Images de page

He should, or he should not;-for he made me mad,

To see him shine so brisk, and smell so sweet,

And talk so like a waiting gentlewoman,

Of guns, and drums, and wounds (God save the mark!),
And telling me, the sovereign'st thing on earth
Wus parmaceti, for an inward bruise;
And that it was great pity, so it was,
That villainous saltpetre should be digg'd
Out of the bowels of the harmless earth,
Which many a good tall fellow had destroy'd
So cowardly; and, but for these vile guns,
He would himself have been a soldier.
This bald unjointed chat of his, my lord,
I answer'd indirectly, as I said;
And, I beseech you, let not his report
Come current for an accusation,

Betwixt my love and your high majesty.

"The Coxcomb."-One fancies an ancient BRUMMELL described in this picture, and is led to give Hotspur's contemptuous mimicry a corresponding tone of voice, and doubtless with propriety. For coxcombry, like greater qualities, is the same in all ages,—a compound affectation of exquisiteness, indifference, and hollow superiority. Hotspur's nobleman, Rochester's Jack Hewitt, Etheredge's Flutter, Vanbrugh's Lord Foppington, Pope's Sir Plume, &c., &c., down to Brummell himself, all, we may rest assured, spoke in the same instinctive tone of voice, fleeting modes apart.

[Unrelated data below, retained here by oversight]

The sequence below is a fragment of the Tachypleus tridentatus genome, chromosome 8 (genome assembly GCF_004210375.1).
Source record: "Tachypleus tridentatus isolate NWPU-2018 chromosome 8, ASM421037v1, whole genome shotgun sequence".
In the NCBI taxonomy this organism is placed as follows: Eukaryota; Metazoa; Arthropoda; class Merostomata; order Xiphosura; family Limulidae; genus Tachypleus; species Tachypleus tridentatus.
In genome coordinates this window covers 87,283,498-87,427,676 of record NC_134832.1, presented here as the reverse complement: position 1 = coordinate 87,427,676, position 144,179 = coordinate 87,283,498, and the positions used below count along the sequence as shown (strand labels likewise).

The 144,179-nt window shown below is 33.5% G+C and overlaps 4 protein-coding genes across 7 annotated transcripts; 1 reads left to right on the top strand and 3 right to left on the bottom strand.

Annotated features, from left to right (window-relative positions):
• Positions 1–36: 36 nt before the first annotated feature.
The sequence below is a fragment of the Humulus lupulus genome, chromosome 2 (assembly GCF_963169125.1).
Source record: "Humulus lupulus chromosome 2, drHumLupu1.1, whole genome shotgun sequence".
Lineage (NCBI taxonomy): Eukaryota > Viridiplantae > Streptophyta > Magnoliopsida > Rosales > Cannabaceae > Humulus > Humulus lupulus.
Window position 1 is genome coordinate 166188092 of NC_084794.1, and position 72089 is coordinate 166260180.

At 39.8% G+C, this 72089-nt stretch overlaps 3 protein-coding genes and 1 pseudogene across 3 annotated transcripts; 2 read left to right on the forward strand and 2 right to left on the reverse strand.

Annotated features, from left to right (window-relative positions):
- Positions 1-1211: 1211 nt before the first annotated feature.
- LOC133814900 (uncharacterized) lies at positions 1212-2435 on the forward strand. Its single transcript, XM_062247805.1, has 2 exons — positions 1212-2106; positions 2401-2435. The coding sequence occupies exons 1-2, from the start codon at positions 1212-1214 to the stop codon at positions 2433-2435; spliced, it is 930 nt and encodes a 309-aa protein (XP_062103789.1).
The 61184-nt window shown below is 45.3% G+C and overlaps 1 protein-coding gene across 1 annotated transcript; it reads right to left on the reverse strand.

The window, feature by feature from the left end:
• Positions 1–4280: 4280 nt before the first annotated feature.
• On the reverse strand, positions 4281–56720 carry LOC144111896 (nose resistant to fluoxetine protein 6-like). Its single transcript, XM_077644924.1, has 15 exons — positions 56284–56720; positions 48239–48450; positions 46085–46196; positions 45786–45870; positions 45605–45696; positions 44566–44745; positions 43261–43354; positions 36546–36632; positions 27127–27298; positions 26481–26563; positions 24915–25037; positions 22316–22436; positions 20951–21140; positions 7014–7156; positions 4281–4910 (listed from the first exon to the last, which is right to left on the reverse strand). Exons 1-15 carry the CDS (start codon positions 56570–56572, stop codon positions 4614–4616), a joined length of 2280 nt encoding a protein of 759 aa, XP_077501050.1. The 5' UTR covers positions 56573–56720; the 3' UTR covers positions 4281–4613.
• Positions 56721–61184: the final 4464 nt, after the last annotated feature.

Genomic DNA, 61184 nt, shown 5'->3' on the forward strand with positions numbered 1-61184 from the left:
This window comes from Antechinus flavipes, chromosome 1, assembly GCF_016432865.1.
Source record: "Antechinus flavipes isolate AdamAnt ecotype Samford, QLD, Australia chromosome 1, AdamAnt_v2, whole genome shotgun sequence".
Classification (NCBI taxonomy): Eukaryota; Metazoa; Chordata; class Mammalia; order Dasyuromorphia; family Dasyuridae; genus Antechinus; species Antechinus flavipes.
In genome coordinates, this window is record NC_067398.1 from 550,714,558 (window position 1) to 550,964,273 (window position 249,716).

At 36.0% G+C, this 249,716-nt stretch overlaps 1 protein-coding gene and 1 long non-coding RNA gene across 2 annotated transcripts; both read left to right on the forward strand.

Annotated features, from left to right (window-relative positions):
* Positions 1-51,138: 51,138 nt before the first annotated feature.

2 “Took it in snuff"-A pun; meaning, in the phraseology of the time, in dudgeon. But the pettiest of figures of speech acquires here a singular force of propriety, from its conveyance of contempt.


In this pleasant specimen of the way in which a complainant may be led into self-committals by the apparent good faith of leading questions, I have stopped short of the lecture which the Abbess proceeds to give the wife. The remark with which she

commences it, includes the whole spirit of it in one epigrammatic sentence. The passage is in the Comedy of Errors; a play, I think, which would be more admired, if readers were to give its perplexities a little closer attention.

Enter the ABBESS.

Abb. Be quiet, people. Wherefore throng you hither?
Adriana. To fetch my poor distracted husband hence.
Let us come in, that we may bind him fast,

And bear him home for his recovery.

Angelo. I knew he was not in his perfect wits.
Merchant. I am sorry now that I did draw on him.
Abb. How long hath this possession held the man?
Adr. This week he hath been heavy, sour, sad,
And much, much different from the man he was;
But, till this afternoon, his passion

Ne'er brake into extremity of rage.

Abb. Hath he not lost much wealth by wreck at sea?
Buried some dear friend? Hath not else his eye

Stray'd his affection in unlawful love?

A sin prevailing much in youthful men,
Who give their eyes the liberty of gazing.
Which of these sorrows is he subject to ?

Adr. To none of these, except it be the last;
Namely, some love, that drew him oft from home.
Abb. You should for that have reprehended him.
Adr. Why, so I did.

[blocks in formation]

Abb. Ay, but not enough.

Adr. It was the copy of our conference:

In bed, he slept not for my urging it;

At board, he fed not for my urging it;
Alone, it was the subject of my theme;
In company, I often glanc'd at it;